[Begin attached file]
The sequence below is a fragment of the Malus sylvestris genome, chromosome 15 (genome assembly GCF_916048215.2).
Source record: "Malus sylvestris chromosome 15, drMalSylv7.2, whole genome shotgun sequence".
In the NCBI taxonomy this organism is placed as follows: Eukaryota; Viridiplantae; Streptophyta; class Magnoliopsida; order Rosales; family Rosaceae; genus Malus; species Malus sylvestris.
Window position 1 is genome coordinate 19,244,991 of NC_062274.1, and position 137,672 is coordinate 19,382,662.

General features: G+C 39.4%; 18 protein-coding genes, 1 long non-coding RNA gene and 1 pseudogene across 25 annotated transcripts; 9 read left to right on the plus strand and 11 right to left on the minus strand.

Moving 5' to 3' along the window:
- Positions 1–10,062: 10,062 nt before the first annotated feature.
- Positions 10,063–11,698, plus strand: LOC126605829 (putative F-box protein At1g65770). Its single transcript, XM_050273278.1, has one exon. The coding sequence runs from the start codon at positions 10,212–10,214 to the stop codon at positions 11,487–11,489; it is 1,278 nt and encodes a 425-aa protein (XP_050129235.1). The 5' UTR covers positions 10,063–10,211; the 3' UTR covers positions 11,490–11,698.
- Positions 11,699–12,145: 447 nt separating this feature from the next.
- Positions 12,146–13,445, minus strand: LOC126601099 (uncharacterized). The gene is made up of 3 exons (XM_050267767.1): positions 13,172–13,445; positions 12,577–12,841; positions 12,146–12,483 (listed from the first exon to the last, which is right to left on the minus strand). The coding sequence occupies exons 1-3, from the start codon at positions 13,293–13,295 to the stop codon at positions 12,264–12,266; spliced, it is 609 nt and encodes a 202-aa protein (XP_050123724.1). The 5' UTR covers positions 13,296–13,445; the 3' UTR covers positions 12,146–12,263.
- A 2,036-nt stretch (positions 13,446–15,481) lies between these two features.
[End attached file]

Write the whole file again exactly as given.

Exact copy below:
The sequence below is a fragment of the Malus sylvestris genome, chromosome 15 (genome assembly GCF_916048215.2).
Source record: "Malus sylvestris chromosome 15, drMalSylv7.2, whole genome shotgun sequence".
In the NCBI taxonomy this organism is placed as follows: Eukaryota; Viridiplantae; Streptophyta; class Magnoliopsida; order Rosales; family Rosaceae; genus Malus; species Malus sylvestris.
Window position 1 is genome coordinate 19,244,991 of NC_062274.1, and position 137,672 is coordinate 19,382,662.

General features: G+C 39.4%; 18 protein-coding genes, 1 long non-coding RNA gene and 1 pseudogene across 25 annotated transcripts; 9 read left to right on the plus strand and 11 right to left on the minus strand.

Moving 5' to 3' along the window:
- Positions 1–10,062: 10,062 nt before the first annotated feature.
- Positions 10,063–11,698, plus strand: LOC126605829 (putative F-box protein At1g65770). Its single transcript, XM_050273278.1, has one exon. The coding sequence runs from the start codon at positions 10,212–10,214 to the stop codon at positions 11,487–11,489; it is 1,278 nt and encodes a 425-aa protein (XP_050129235.1). The 5' UTR covers positions 10,063–10,211; the 3' UTR covers positions 11,490–11,698.
- Positions 11,699–12,145: 447 nt separating this feature from the next.
- Positions 12,146–13,445, minus strand: LOC126601099 (uncharacterized). The gene is made up of 3 exons (XM_050267767.1): positions 13,172–13,445; positions 12,577–12,841; positions 12,146–12,483 (listed from the first exon to the last, which is right to left on the minus strand). The coding sequence occupies exons 1-3, from the start codon at positions 13,293–13,295 to the stop codon at positions 12,264–12,266; spliced, it is 609 nt and encodes a 202-aa protein (XP_050123724.1). The 5' UTR covers positions 13,296–13,445; the 3' UTR covers positions 12,146–12,263.
- A 2,036-nt stretch (positions 13,446–15,481) lies between these two features.